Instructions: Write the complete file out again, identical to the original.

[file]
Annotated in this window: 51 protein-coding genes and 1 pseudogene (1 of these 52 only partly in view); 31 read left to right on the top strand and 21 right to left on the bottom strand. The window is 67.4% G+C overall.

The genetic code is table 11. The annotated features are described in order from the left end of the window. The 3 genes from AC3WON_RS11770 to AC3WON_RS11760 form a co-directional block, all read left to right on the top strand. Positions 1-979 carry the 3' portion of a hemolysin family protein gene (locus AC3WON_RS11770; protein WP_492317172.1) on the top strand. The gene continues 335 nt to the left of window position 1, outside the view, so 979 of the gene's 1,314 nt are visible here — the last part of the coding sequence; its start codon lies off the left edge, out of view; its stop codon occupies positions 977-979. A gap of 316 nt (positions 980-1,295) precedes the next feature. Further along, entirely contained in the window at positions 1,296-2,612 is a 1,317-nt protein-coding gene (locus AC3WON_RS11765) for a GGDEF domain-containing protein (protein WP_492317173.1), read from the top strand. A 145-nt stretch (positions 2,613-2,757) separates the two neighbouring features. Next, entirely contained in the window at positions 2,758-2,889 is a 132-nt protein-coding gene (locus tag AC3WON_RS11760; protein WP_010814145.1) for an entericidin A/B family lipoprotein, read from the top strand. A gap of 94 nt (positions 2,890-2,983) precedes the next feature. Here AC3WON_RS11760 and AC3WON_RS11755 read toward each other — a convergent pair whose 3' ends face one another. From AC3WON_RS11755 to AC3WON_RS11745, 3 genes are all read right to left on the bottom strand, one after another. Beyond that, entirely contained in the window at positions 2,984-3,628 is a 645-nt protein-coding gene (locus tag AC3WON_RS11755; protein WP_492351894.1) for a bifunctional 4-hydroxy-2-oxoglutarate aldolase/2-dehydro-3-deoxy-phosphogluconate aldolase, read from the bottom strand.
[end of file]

Annotated in this window: 51 protein-coding genes and 1 pseudogene (1 of these 52 only partly in view); 31 read left to right on the top strand and 21 right to left on the bottom strand. The window is 67.4% G+C overall.

The genetic code is table 11. The annotated features are described in order from the left end of the window. The 3 genes from AC3WON_RS11770 to AC3WON_RS11760 form a co-directional block, all read left to right on the top strand. Positions 1-979 carry the 3' portion of a hemolysin family protein gene (locus AC3WON_RS11770; protein WP_492317172.1) on the top strand. The gene continues 335 nt to the left of window position 1, outside the view, so 979 of the gene's 1,314 nt are visible here — the last part of the coding sequence; its start codon lies off the left edge, out of view; its stop codon occupies positions 977-979. A gap of 316 nt (positions 980-1,295) precedes the next feature. Further along, entirely contained in the window at positions 1,296-2,612 is a 1,317-nt protein-coding gene (locus AC3WON_RS11765) for a GGDEF domain-containing protein (protein WP_492317173.1), read from the top strand. A 145-nt stretch (positions 2,613-2,757) separates the two neighbouring features. Next, entirely contained in the window at positions 2,758-2,889 is a 132-nt protein-coding gene (locus tag AC3WON_RS11760; protein WP_010814145.1) for an entericidin A/B family lipoprotein, read from the top strand. A gap of 94 nt (positions 2,890-2,983) precedes the next feature. Here AC3WON_RS11760 and AC3WON_RS11755 read toward each other — a convergent pair whose 3' ends face one another. From AC3WON_RS11755 to AC3WON_RS11745, 3 genes are all read right to left on the bottom strand, one after another. Beyond that, entirely contained in the window at positions 2,984-3,628 is a 645-nt protein-coding gene (locus tag AC3WON_RS11755; protein WP_492351894.1) for a bifunctional 4-hydroxy-2-oxoglutarate aldolase/2-dehydro-3-deoxy-phosphogluconate aldolase, read from the bottom strand.